Guys, I have been desperate to get back to the movies. It’s just past Oscar season, and I recently forced a friend of mine to see Call Me By your Name. Can we pause for a moment and discuss just how brilliant Timothy Chalemet is? Good lord. That’s another review for another time. For now, let us discuss all that is Black Panther.
So I traveled out and gathered ‘round some of my dude friends. All of which conspicuously dressed like they were Jake Gyllenhaal in disguise. (I never realized there was a white boy uniform for the movies?) It took a while to get inside, and I was thankful we bought our tickets early. Even though over a week had passed since the movie premiered, the theater was filled to the brim.
Cut to the movie. The cinema darkens and we’re told to silence our phones just before the feature begins. We dive into the tall tales of days past to help wrap our minds around this fictional world of Wakanda and how the Black Panther comes to be. Think Disney’s Hercules, but more interesting. Eventually, we cut to the present and begin our journey with not quite crowned King T’Challa who has just returned home to his pseudo third world country that is actually a highly technologically advanced African nation. However, as will all superhero movies, conflict ensues that puts the Wakanda and the entire world in danger. Que fight scenes, cool gadgetry, that good ‘ol marvel humor, and some seriously politically charged dialogue. But that doesn’t begin to scrape the tip of the iceberg that is Black Panther.
There is a reason you’ll be hard-pressed to find a review that bashes this movie. Because it’s actually a good movie. It’s intelligent and strong as well as relevant and relatable. It’s a movie that this world needs.
Let’s start with the most important. The amazing POC characters. Every actor carries with them tons of depth and charisma. There was something in each of them that someone could find in themselves. That they wanted to find in themselves.
The leading ladies weren’t just there to be damsels in distress. Instead, these were strong, capable women that helped T’chaka become the king he was destined to be. They were sharp and smart and capable of making their own decisions, some of which differed from their counterparts. It was excitingly refreshing.
Shall we discuss Killmonger? The politically inclined Erik Killmonger was possibly my favorite and the most unique villain I’ve come across in a hot minute. He was cunning, sexy and human. He was real, and at first, quite likable. Michael B Jordan was a Basquiat inspired semi-hipster with an almost too square to be hip vibe. Killmonger seemed like someone I’d want to hang out with until I realized he was in it for the world domination. His character was smooth and righteous. He made me feel something more than most superheroes could ever do.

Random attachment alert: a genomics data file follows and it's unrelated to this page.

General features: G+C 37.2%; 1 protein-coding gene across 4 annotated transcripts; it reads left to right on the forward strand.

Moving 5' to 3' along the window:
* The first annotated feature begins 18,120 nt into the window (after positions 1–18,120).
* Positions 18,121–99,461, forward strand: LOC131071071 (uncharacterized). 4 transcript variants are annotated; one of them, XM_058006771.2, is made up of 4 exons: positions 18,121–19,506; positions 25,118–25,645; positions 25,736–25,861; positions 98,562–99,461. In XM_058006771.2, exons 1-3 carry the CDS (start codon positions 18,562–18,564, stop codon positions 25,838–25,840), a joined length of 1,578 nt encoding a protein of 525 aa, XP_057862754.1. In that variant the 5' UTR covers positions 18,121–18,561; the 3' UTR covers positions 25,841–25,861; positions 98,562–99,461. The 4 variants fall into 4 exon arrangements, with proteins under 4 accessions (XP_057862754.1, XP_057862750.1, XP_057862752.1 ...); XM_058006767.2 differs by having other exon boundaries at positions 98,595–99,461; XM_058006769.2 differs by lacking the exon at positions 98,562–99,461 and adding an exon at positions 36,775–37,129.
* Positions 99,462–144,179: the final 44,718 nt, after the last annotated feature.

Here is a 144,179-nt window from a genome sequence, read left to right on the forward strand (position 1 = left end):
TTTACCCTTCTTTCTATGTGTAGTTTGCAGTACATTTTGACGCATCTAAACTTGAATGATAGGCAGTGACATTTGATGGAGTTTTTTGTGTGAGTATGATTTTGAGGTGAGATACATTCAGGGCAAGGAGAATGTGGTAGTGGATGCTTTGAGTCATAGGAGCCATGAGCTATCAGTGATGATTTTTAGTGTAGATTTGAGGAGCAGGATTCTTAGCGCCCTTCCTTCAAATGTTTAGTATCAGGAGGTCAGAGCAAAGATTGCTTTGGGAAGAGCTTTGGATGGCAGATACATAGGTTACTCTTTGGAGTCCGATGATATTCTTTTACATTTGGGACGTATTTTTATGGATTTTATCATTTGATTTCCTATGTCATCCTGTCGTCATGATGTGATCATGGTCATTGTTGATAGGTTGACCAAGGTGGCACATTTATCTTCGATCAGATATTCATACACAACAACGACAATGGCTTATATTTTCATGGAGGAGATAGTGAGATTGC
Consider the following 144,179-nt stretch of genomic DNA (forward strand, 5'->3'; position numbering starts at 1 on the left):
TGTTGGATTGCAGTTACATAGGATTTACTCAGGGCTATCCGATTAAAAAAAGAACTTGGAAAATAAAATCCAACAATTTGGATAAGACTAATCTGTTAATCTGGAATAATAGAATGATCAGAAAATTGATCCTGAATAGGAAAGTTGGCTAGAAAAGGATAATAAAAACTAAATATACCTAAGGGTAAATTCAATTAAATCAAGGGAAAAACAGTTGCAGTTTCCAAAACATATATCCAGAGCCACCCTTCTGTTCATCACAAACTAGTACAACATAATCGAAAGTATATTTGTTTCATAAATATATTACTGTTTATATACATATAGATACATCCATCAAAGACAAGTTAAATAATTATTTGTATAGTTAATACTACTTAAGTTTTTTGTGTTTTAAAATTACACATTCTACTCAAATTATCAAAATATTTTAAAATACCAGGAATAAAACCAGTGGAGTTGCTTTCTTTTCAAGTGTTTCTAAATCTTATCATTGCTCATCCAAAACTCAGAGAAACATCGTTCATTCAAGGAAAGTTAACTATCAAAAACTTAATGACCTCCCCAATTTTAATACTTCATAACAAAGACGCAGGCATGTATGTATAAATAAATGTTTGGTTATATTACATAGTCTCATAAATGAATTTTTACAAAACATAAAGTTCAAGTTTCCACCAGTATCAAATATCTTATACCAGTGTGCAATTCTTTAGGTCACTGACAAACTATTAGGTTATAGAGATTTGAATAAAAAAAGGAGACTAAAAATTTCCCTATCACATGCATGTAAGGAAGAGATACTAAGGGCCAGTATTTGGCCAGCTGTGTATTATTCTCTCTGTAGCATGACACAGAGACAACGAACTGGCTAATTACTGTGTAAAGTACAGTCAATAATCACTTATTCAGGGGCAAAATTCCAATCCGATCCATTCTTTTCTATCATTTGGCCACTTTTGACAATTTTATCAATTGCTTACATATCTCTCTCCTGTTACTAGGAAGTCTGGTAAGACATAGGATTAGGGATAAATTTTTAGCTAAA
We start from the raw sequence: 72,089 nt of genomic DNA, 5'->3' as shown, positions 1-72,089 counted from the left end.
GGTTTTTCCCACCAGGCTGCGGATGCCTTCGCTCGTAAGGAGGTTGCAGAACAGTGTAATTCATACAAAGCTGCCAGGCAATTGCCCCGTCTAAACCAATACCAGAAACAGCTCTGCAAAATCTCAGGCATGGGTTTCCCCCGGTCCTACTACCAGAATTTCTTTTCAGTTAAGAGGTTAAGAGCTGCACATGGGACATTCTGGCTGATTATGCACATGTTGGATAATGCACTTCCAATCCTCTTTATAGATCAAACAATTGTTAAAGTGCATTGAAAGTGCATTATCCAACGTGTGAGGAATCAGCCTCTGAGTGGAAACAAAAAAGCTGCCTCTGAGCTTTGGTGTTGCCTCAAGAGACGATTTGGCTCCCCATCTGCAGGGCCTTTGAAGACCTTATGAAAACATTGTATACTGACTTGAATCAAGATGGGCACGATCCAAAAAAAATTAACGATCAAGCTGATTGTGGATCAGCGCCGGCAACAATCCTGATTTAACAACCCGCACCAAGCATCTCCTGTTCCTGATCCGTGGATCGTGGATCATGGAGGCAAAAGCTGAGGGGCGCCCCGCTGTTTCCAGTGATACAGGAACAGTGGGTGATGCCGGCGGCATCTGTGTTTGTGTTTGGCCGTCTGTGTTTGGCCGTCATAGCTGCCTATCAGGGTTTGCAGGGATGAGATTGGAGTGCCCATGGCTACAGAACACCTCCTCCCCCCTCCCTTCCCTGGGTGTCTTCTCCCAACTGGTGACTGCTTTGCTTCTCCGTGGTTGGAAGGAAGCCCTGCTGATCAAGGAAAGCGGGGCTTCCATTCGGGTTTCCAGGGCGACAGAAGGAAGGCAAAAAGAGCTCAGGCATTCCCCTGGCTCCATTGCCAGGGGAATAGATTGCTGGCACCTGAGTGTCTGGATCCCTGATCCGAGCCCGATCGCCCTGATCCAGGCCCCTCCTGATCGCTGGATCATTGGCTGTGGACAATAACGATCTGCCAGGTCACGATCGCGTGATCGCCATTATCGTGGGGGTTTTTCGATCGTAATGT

One of my favorite underlying threads of this already politically charged movie was how Ryan Coogler took on the debate between passive resistance and the call for black activism.
The message was clear and all too relevant for today’s society. It’s what makes this movie a powerhouse and something you think about long after you’ve left the theater.
There wasn’t much about this film that I didn’t like, but if I were forced to point out the flaws of Black Panther, I would have to admit that the pacing was slow going at first. It’s a long movie, but I didn’t feel like I was crawling out from under a rock when I left. And I understand and appreciate how developed the world of Wakanda is and why we needed the depth in world building.
I’m not sure I can consider this a negative mark on the movie, but some may and I should attempt to acknowledge that. Because Black Panther doesn’t have a superpower, per say, he has to rely more on his sister’s inventions. Because of this, we end up with what most are coining as the “Bond effect” instead of a bonafide superhero flick. Which of course paved the way for your typical action scenes and typical fight montage. All of which still had a purpose.
Some of the CGI was a little lackluster. Not that I would have really noticed, but the 3 graphic design majors I just happened to be with attempted to pick it apart. As we walked back to our respective vehicles, I rolled my eyes as I listened to them hem and haw about a fight scene here and a gathering scene there. I was far too caught up in the storyline to notice those logistics.
In the end,
Whether you feel this movie was the greatest Marvel film of all time or not, you can’t deny it’s provocation. The movie wasn’t just designed to entertain, it was designed to be plugged in, to make the watcher think of its relevance regardless of superhero.
GO. SEE. THIS. MOVIE. And once you’ve seen it, go see it again for all the amazing stuff you missed the first time around. Support these actors. Support this story and support all threads of conversation and consciousness that this movie brings to light. It’s rare that a movie can make this many waves. And it’s worth every moment in the theater.
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Have you seen Black Panther yet? What other movies are you excited to see? Let us know in the comments!
Listen. The message of this movie is clear. Support black actors, movies, communities and lives. Black superheroes do exist and should be recognized. Thanks, Marvel.